On the plus side, there's a new distribution deal with Fox, which gives DreamWorks greater control of marketing while it right-sizes its ambitious animation enterprise, searching for the next hit and potentially the next franchise. What that will ultimately mean creatively remains to be seen. But, as Nicolas Cage's Grug learns in "The Croods," now's not the time to suddenly become risk-averse.
In the meantime, "The Croods" should put DreamWorks back on track commercially. It's a fast, fun and funny journey with something on its mind that we can all relate to in these precarious times: a dysfunctional family that learns to stick together and adapt or die. It's as stunningly naturalistic as anything DreamWorks has ever animated. And the voice casting is spot on with Cage as the stubborn dad whose old school mentality just won't cut it anymore; Ryan Reynolds as the free spirit with a bold new vision for a better tomorrow; and Emma Stone as the daughter caught in a tug-of-war between the two.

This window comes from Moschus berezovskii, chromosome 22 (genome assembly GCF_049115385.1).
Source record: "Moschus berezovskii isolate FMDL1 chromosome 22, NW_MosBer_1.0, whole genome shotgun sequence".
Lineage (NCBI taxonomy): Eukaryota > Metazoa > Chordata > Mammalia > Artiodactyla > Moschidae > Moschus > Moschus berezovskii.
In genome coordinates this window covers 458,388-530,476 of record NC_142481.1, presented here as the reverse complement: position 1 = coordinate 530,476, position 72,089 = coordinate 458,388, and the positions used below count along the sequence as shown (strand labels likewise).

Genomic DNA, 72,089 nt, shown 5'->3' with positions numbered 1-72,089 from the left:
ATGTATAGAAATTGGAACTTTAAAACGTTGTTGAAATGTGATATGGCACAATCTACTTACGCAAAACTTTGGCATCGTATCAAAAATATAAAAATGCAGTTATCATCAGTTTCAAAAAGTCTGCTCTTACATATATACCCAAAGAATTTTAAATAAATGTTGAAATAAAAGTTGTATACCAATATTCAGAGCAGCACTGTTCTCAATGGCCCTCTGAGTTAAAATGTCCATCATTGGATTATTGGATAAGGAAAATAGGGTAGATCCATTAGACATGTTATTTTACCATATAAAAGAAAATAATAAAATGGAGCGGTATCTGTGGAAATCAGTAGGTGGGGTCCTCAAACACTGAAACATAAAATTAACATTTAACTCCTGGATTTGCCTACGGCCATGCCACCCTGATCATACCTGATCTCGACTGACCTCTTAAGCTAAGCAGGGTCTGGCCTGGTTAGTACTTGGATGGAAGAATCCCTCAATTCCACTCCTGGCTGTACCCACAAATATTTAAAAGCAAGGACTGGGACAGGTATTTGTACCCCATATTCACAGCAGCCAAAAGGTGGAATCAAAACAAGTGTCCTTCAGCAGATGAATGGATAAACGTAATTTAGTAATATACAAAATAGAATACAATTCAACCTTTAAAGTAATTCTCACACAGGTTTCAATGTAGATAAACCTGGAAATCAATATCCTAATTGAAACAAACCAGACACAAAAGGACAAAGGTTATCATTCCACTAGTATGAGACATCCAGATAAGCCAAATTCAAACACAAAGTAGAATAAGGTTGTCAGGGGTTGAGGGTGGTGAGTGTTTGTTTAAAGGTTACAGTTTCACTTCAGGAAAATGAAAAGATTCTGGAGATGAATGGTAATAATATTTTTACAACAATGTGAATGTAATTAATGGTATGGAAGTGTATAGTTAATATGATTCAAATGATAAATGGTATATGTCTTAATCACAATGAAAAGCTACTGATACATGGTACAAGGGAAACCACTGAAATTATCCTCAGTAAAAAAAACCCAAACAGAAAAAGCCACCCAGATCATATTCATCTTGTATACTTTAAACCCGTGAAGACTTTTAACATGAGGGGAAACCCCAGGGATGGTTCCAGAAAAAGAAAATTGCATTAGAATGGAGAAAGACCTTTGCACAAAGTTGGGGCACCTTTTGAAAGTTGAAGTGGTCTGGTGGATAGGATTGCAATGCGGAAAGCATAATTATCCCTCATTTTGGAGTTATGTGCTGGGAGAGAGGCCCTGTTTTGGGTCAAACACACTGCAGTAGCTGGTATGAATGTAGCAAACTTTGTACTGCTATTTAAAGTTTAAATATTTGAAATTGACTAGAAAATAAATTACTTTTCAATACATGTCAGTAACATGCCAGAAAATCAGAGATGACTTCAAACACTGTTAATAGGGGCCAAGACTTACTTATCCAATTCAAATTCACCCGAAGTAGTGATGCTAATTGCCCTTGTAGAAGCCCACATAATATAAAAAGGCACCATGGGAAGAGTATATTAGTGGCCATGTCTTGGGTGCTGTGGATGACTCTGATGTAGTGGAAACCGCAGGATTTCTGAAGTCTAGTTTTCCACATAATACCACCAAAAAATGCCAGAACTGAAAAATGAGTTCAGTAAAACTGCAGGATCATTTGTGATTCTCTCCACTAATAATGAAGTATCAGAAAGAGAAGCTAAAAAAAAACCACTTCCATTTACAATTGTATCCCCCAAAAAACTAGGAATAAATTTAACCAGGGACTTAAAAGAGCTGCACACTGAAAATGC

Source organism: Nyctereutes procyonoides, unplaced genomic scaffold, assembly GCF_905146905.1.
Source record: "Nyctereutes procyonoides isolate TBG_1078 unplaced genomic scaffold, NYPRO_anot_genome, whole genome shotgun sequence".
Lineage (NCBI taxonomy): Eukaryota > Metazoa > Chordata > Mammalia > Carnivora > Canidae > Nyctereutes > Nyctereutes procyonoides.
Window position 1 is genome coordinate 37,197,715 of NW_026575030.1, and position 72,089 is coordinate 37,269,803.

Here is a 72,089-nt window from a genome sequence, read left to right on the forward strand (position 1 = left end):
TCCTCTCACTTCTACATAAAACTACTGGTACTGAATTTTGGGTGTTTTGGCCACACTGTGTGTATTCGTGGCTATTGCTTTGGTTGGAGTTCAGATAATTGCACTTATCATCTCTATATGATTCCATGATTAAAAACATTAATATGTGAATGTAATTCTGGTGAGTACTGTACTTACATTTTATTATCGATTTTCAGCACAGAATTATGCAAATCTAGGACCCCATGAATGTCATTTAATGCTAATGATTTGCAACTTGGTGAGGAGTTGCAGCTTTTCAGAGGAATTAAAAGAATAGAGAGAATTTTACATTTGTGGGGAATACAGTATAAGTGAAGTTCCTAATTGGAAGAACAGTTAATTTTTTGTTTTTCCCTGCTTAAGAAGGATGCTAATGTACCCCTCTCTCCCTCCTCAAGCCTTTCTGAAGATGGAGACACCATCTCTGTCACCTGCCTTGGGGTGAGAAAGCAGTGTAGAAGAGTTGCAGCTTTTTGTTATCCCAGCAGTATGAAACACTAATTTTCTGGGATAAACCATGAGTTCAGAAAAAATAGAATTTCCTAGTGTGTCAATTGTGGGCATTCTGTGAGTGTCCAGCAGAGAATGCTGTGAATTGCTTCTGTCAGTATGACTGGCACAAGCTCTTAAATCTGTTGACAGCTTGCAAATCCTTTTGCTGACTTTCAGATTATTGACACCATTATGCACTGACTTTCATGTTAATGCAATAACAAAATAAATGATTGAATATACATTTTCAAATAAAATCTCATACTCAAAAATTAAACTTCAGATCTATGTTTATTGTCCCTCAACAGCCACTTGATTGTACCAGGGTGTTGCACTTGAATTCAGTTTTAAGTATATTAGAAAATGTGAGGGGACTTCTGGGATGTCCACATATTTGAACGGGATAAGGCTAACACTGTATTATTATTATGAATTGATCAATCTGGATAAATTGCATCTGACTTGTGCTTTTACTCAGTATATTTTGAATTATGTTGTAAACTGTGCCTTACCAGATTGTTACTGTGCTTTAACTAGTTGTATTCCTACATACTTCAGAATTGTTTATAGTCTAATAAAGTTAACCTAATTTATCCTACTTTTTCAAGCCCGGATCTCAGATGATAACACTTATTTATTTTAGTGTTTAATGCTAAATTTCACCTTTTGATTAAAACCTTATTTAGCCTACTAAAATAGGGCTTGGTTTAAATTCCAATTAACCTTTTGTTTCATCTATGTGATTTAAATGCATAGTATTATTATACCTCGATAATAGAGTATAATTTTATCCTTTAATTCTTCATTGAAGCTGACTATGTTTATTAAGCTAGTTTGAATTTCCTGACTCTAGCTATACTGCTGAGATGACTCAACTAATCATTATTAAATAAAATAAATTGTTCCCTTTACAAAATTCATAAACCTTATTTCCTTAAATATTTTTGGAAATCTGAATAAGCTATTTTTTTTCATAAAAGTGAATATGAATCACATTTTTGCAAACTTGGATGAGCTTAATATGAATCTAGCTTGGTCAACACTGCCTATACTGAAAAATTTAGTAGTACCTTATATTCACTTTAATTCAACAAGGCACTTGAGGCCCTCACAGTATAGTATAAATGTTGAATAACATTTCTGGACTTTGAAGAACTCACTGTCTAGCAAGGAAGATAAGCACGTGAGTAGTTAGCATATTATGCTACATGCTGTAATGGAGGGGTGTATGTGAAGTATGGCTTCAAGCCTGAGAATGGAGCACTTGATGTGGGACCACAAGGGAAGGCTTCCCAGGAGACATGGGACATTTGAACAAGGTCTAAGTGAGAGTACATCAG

Bottom line: while it lacks the gravitas of "How to Train Your Dragon," it's a lot more substantial than "Madagascar." I certainly don't agree with the trade reviews that it's too kid friendly: I think parents will respond to its storytelling and humor, though arguably greater emphasis on the romance between Reynolds and Stone might have given it more date night appeal. But then it might have veered off into a whole other movie.
Fortunately, directors Kirk DeMicco (who scripted "Quest for Camelot") and Chris Sanders ("How to Train Your Dragon") strike the right balance. Of course, it took long enough. The project began in 2005 as a stop-motion vehicle, "Crood Awakening," co-written by DeMicco and John Cleese when DreamWorks was still partnered with Aardman. But a year later they broke up and the project didn't get back on track until 2007 when Sanders left Disney. They retooled for a year until Sanders departed for "Dragon." But when he returned in 2009 after his crash course in CG, they found the right hook as a family-oriented adventure rather than a "Midnight Run" conceit.